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4 Nov 2017

Issue 93, June 2006

Hype and Hope In The Media



We all want to be healthy and free of illness, so health stories tend to catch our attention easily, particularly if we have an illness or know someone who does. Health topics are some of the most commonly reported subjects in the media and a lot of people use them as a source of information about health. Newspaper and magazine editors and radio and television producers are in the business of telling stories and they often sensationalise information to grab our attention and get bigger audiences. Journalists may also simplify complex and scientific health information to make it more readable and appealing, and fit it into a few sentences. In doing so, they may oversimplify, take information out of context or get it wrong.

It pays therefore to ask yourself a few key questions while ‘digesting’ and making sense of health stories in the media, to work out how much you can rely on them and whether you need to find out more. This article highlights some of the questions you might like to consider, and gives suggestions about following up health stories that interest you, or that worry you. The emphasis is on stories about medicines, but the comments apply equally to most health stories.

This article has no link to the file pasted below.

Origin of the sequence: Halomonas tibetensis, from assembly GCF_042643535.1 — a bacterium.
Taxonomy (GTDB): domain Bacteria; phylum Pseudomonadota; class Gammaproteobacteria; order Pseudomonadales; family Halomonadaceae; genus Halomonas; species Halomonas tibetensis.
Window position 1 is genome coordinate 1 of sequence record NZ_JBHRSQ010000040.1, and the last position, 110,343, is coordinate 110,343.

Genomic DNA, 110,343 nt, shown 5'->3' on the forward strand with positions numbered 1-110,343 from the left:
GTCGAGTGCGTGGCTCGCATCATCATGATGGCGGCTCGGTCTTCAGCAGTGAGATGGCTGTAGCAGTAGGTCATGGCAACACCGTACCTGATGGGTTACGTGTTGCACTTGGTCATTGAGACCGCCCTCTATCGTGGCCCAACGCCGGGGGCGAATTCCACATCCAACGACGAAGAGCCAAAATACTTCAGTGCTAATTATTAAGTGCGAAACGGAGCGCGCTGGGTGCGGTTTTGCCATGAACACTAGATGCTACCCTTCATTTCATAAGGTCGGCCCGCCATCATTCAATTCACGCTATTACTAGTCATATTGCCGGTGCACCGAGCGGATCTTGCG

Where did the story appear?
As we all know, some newspapers and magazines are more inclined to be sensational than others. Similarly, some television programs are well known for exaggerating the facts. When you read or hear a story, thinking about the publications or program’s record for balanced or sensational coverage can help you decide on its likely credibility. Be aware that most journalists, including most ‘health reporters’, do not have health training or a scientific background. Articles by health reporters, who write regularly on health and medical topics, can probably be relied upon more than articles written by other reporters.

Where did the story come from?
Stories about medicines can come from many sources, including articles in medical journals, talks at medical conferences and company or organisation promotional material. Knowing the source of a story can help you make judgements about its likely credibility. Articles in medical journals are usually reliable, because their articles have to meet very high standards in order to be published. However, just because a story quotes a reputable medical journal doesn’t guarantee that the reporting of the story will be accurate or give the full picture.